Equal Access: UW Computer Labs
As increasing numbers of students with disabilities attend the University of Washington (UW), the accessibility of computing facilities is critical. The vision is simply equal access. Everyone who needs to use your lab should be able to do so comfortably.
To make your lab accessible, employ principles of universal design (UD). Universal design means that rather than designing your facility for the average user, you design it for people with a broad range of abilities. Keep in mind that individuals using your lab may have learning disabilities or visual, speech, hearing, and mobility impairments.
As you plan services in your computing facility, consider all of your potential users, including those with disabilities. Make sure that everyone can
- get to the facility and maneuver within it,
- access printed materials and electronic resources, and
- make use of equipment and software.
Also, make sure that staff are trained to support people with disabilities and have a plan in place to respond to specific requests in a timely manner. With these key issues in mind, you can make sure that all qualified students can access your lab.
The following access guidelines provide minimum standards for computer labs at the UW.
Minimum Access Requirements
- Develop policies and procedures that assure access to lab facilities, computers, and electronic resources for people with disabilities and demand that accessibility be considered in the procurement process.
- Make sure pathways and entrances to the building are wheelchair-accessible and doorway openings are at least thirty-two inches wide and doorway thresholds are no higher than 1/2 inch.
- Make aisles wide and clear for wheelchair users. Remove protruding objects for the safety of those who are visually impaired.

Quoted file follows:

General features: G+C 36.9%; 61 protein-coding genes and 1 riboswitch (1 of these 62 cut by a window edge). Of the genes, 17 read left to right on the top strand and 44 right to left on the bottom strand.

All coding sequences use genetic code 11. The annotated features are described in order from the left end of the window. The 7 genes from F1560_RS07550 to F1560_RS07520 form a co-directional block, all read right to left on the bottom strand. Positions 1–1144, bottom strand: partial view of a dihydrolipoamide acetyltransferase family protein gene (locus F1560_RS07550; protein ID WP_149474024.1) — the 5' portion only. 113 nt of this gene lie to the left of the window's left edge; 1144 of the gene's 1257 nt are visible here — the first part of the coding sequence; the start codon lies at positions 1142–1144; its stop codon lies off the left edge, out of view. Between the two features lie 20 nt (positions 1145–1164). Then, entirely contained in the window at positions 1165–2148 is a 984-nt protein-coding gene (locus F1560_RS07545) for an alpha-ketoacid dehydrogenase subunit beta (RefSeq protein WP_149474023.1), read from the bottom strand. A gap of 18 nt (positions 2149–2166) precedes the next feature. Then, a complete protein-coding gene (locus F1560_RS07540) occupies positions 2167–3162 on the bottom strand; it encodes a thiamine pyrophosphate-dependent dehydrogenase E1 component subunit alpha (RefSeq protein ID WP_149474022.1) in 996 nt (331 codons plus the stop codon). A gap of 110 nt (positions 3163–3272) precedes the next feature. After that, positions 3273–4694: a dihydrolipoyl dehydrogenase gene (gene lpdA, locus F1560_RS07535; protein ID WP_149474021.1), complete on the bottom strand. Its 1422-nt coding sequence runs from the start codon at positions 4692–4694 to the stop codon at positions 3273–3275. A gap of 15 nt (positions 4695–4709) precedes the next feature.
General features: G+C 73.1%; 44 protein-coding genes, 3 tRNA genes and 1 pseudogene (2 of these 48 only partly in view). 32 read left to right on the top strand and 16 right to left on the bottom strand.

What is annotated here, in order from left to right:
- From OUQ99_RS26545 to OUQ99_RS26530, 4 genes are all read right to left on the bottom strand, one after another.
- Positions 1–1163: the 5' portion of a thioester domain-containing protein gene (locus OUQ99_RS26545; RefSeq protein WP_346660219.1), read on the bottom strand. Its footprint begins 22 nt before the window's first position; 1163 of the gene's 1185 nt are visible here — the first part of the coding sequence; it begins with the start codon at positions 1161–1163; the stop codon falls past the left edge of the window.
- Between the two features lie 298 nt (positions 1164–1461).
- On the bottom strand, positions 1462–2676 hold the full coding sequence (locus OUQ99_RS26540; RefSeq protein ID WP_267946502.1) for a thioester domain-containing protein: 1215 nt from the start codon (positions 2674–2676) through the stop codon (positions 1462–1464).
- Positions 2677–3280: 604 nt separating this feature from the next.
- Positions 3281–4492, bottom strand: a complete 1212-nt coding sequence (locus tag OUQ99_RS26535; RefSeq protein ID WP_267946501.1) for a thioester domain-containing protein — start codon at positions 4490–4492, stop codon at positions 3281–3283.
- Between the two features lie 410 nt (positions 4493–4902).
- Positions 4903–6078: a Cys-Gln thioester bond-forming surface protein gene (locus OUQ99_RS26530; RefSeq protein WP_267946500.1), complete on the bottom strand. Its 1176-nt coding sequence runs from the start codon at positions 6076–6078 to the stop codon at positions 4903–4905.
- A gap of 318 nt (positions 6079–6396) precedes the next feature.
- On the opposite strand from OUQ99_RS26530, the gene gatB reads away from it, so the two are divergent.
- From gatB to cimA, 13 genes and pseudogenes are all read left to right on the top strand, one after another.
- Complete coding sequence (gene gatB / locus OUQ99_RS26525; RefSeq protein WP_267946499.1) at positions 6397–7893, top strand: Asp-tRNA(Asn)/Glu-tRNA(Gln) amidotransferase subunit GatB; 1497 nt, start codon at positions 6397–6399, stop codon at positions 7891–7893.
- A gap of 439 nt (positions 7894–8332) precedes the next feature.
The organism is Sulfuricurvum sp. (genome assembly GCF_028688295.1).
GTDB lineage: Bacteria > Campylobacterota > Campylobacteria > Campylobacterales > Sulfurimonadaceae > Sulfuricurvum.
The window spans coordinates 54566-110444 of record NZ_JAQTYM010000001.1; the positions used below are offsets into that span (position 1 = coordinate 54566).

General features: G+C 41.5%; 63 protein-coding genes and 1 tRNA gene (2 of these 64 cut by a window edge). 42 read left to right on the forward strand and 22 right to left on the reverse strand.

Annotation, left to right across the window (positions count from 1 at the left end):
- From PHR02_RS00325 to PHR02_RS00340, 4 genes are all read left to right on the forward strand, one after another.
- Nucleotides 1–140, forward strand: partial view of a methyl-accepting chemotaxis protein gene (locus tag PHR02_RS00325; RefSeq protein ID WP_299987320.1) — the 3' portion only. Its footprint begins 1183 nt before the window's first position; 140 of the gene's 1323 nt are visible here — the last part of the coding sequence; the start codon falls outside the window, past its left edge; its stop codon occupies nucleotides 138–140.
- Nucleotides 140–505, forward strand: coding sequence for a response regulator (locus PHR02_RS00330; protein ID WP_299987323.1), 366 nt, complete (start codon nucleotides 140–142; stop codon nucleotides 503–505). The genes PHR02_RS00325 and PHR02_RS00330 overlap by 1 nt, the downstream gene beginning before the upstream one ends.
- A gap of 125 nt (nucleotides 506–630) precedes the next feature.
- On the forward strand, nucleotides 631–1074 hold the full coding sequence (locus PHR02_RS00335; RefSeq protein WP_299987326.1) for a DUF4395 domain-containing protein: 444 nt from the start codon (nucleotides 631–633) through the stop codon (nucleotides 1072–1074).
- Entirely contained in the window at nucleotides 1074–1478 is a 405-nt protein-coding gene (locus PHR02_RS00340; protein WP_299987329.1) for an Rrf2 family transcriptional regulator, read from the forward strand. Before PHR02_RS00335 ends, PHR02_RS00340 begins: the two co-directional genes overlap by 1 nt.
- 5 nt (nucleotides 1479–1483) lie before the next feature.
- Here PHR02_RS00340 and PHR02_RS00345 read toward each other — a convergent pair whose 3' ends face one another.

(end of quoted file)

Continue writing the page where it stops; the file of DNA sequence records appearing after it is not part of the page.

- In key lab documents, include a statement about your commitment to universal access and procedures for requesting disability-related accommodations, such as, "Our computer lab is committed to making its resources available to all qualified students. Contact lab staff to report access barriers. Contact lab staff or Disabled Student Services (543-8924) to request specific accommodations."
- Provide printed resources in a location that can be reached by a wheelchair user.
- Provide an adjustable table for each type of workstation in your lab.
- For signs, use high contrast and large print.
- Make key documents available in formats accessible to those who have low vision or who are blind (e.g., large print, Braille, electronic).
- For lab resources on the web, employ principles of UD and follow campus accessibility guidelines.1 Adhere to the federal government's web accessibility standards.2
- Label computers with accessible features in large print and Braille.
- Although a lab cannot be expected to have specialized equipment for every type of disability on hand, staff should make equipment available that they anticipate will be used or is available at relatively low cost. Provide
- a wrist rest and forearm rest;
- a trackball, joystick, or other mouse alternative;
- software to modify keyboard response such as sticky keys, repeat rate, and keystroke delay (options often provided with computer's operating system); and
- large print keytop labels, screen enlargement software, and a large monitor (at least seventeen inches).
- Develop a procedure to ensure a quick response to requests for assistive technology that you do not currently have available or for other disability-related accommodations. The UW Access Technology Center3 provides consultation (email@example.com).